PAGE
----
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We're delighted to be sponsoring the Royal National Institute of Blind People's (RNIB) Community Garden at this year's RHS Hampton Court Palace Flower Show to coincide with the charity's 150th anniversary.

Helping, connecting, listening and understanding sit at the heart of our business. In fact ‘Heart’ is what we see as the Magus DNA, underpinning everything we do and what we stand for – so we felt this opportunity really ties in with our core values.

Taking place from 2-8 July, the RHS Hampton Court Palace Flower Show is one of the highlights in the horticultural calendar.

RNIB’s Community Garden is co-designed by Steve Dimmock, who won Best City Garden and a Silver-Gilt medal at the RHS Hampton Court Palace Flower Show in 2016, and Paula Holland. The garden’s design will celebrate the community of more than two million people living with sight loss here in the UK.

Flowers and shrubs will represent the spectrum of sight loss, moving from shade-loving species to sun-loving, fragrant and sensory types. And sensory aspects of the garden will convey inclusivity, showing how the senses of touch, smell and sound are something that everyone can enjoy, no matter how they see.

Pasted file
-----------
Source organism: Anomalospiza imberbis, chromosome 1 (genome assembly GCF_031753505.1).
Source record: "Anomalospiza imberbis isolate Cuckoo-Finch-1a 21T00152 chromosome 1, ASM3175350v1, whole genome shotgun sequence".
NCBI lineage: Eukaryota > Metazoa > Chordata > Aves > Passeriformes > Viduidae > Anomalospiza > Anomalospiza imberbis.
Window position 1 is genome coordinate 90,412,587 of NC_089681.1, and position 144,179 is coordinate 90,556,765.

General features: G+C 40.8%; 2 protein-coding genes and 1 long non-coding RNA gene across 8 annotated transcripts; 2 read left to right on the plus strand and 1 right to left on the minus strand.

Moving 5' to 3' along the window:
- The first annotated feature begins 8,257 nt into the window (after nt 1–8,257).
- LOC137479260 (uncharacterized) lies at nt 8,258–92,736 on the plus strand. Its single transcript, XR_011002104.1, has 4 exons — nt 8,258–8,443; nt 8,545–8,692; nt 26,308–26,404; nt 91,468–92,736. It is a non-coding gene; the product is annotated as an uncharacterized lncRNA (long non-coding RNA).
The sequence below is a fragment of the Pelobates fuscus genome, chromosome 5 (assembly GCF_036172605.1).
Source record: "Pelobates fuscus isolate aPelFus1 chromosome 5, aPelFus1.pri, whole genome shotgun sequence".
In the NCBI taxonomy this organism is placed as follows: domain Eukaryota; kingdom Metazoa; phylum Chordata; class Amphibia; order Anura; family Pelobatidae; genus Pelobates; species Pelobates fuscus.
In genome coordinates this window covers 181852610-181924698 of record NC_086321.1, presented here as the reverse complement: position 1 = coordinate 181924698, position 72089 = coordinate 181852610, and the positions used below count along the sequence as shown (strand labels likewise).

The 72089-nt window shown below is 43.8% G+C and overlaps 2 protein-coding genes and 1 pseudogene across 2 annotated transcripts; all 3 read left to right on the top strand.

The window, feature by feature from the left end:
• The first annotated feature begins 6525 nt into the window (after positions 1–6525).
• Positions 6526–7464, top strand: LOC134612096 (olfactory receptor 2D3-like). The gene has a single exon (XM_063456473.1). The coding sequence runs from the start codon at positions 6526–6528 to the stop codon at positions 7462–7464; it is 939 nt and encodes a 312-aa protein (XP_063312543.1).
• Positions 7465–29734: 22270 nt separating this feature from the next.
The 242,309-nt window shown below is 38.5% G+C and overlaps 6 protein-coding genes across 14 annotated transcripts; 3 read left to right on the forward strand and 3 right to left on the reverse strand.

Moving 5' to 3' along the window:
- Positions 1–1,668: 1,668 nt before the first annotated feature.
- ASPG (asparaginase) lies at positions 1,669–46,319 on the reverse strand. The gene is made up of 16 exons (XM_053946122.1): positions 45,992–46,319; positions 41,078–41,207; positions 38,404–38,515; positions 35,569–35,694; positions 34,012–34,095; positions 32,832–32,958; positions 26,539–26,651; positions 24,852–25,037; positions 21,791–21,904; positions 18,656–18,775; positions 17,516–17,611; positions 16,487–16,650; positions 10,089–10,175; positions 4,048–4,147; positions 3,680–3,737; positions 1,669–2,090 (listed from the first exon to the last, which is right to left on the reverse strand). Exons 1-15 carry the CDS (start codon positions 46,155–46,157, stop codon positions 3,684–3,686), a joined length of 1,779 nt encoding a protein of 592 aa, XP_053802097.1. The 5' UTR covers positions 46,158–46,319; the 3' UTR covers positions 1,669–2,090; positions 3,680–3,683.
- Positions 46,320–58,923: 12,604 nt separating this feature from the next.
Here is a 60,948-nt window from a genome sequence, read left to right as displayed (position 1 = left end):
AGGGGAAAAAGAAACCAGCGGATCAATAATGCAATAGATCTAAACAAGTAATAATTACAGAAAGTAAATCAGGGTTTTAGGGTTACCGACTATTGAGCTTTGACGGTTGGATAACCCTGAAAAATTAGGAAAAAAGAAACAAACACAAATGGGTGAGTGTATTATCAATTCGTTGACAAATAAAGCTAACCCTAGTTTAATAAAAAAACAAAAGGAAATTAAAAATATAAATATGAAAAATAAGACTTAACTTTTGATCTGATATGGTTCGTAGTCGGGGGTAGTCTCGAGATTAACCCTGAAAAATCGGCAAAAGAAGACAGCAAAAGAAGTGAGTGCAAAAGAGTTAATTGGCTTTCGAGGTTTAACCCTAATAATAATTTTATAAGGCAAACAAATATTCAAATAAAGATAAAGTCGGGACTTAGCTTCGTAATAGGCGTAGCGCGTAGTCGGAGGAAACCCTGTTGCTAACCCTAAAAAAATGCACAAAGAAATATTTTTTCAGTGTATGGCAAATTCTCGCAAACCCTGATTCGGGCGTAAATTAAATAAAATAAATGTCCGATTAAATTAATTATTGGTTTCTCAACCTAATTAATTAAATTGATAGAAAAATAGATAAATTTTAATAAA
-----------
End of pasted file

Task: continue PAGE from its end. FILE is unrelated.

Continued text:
Steel walls with cut out windows will surround a central seating area. These windows will feature filters simulating different eye conditions so that visitors can view the garden from the perspective of someone who sees the world in a particular way.

Eleanor Southwood, Chair of RNIB, said: “Community is at the heart of what we do, working with blind and partially sighted people towards a world free of barriers.”

“Removing the barriers that exist for blind and partially sighted people depends on society having a better understanding of the experience of sight loss. Our community garden is designed to encourage people to think about different ways of seeing the world. The garden also marks RNIB’s 150th anniversary and we’re excited to be moving into the next chapter of our story.”

Steve Dimmock said: “It’s an honour to be working with RNIB on this sensory garden in their 150th year. I hope the garden will inspire visitors and get people thinking about what it’s like to live with sight loss here in the UK.”

After the RHS Hampton Court Palace Flower Show, some of the garden is to be moved to RNIB’s Swail House in Epsom. Swail House offers supported living accommodation for people aged 18-65 with sight loss and additional needs.

Visitors to the RHS Hampton Court Palace Flower Show will find RNIB’s Community Garden at stand HC/426.

To find out more, visit www.rnib.org.uk/hamptoncourt

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